No match for Harvard ads

By Peter Carlson

ATTENTION, men! Are you looking for women? Are you looking for beautiful women?  

Are you looking for beautiful, intelligent, graceful, sensuous single women who have “Grace Kelly-type looks” or “Michelle Pfeiffer-type good looks'' or the “high cheekbones of Lady Di'' or the “high cheekbones of Renee Russo'' or the “stunning passionate eyes of Renee Russo''?  

Well, I know where you can find these women. At Harvard.  

To be specific, you can find them in the personal ads of Harvard Magazine, the official alumni publication of Harvard University.  

For those unfamiliar with Harvard, it is a medium-size Massachusetts school located across the Charles River from Boston University. It's the place that gave America Timothy Leary, Henry Kissinger and the Unabomber. I didn't attend Harvard so I'd never seen its alumni mag until a colleague handed me three issues.  

“Check out the personal ads,'' she said. “You won't believe it.''  

I was skeptical. Like most sophisticated intellectuals, I believed America's best personal ads appeared in America's best transportation magazine, Outlaw Biker, where incarcerated women advertise for Harley-riding studs:  

“Caged Kitten, 30, 5-10, 165 lbs, 38D, 30-32, Blonde, Looking for a new home ... If you are a man between 35-99, secure mentally, physically and financially, then drop me a line! My release date is 2004.''  

It's hard to beat the Outlaw Biker ads, but I picked up Harvard and gave it a look. Within minutes, I was stunned, amazed, transfixed. The women of every red-blooded man's dreams were advertising their availability:  

Grace Kelly type looks with a dash of the down-to-earth girl next door. Stunning blonde with athletic fresh appeal. Leggy and model slim.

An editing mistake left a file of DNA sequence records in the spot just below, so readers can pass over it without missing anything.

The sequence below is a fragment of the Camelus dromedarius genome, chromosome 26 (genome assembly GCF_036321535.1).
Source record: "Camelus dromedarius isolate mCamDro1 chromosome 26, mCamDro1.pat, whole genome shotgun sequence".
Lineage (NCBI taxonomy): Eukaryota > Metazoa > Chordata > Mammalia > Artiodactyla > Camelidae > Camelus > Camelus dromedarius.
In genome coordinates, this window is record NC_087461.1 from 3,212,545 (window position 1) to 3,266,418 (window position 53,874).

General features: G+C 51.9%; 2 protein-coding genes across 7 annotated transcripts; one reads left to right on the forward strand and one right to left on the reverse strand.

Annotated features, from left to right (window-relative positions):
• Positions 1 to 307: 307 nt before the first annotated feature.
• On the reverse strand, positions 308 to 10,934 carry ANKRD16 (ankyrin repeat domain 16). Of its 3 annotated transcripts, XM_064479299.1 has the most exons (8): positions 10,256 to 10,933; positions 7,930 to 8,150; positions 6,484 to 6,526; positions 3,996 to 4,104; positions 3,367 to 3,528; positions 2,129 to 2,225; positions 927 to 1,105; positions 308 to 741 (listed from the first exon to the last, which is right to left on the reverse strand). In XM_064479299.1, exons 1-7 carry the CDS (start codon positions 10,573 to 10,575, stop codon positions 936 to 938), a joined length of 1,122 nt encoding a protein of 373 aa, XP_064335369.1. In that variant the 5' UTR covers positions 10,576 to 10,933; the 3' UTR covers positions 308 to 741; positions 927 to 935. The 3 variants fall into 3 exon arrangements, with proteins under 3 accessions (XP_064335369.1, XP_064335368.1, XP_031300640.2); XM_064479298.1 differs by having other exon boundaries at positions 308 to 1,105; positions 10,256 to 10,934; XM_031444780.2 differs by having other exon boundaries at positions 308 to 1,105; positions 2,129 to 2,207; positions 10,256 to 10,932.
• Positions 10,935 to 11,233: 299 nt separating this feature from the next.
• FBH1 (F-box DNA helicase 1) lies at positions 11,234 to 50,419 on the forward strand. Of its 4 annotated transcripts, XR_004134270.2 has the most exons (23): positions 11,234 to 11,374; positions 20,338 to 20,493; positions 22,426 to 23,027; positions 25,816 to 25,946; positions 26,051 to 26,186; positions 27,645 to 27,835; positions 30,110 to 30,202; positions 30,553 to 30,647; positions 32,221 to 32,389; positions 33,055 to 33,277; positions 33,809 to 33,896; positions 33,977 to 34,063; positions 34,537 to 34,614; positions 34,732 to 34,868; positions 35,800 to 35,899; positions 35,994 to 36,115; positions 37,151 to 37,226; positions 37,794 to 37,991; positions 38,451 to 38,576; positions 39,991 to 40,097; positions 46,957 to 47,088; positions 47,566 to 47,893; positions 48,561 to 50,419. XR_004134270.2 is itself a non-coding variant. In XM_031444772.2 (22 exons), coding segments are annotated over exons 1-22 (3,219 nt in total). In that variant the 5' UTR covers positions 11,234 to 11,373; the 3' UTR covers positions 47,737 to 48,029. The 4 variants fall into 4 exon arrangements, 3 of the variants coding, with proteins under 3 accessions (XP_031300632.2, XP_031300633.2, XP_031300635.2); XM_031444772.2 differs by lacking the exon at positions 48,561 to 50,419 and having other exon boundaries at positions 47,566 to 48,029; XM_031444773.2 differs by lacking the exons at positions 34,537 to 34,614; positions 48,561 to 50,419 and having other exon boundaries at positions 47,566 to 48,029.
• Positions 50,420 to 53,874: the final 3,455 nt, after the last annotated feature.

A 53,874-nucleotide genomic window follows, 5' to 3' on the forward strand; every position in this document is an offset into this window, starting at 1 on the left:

Stunning blonde with cover girl looks, model's cheekbones, blue eyes. Financially secure professional with ample leisure time.  

Sophistication and high cheekbones of Renee Russo plus personality of the young Katharine Hepburn.  

Head-turning good looks evocative of Diana Rigg from 'The Avengers.'  

A younger dark-haired more radiant Jane Fonda

Anne Archer-Holly Hunter combo – slim, petite, divorced

A cross between Susan Sarandon and Donna from 'Mind of the Married Man' ... Personable, articulate, sits on non-profit boards.  

An electric beauty: a cross between Meg Ryan and younger Hayley Mills.  

Graceful Geena Davis type. Sensual, slender, smart, tall strikingly pretty. 


Whew! By the time I finished, I had to take a cold shower. So many Hollywood look-alikes! So much beauty! So much self-esteem!  

My first thought was: Why the heck didn't I apply to Harvard?  

My second thought was: Well, never mind.  

My third thought was: Do other Ivy League alumni mags have ads like this?  

I asked the Ivy Leaguers, who are thick on the ground here at The Post, to loan me their alumni mags. None came close to Harvard's. The December issue of Yale's alumni mag had one lonely personal ad:  

“NYC attorney, MIT grad, Catholic, 64. Dark brown hair, seeks educated, conservative woman. Loves the city, Poconos, and hates Alan Greenspan.''  

Which raises the question: Does a loathing for Alan Greenspan arouse the smouldering passions of Yale women?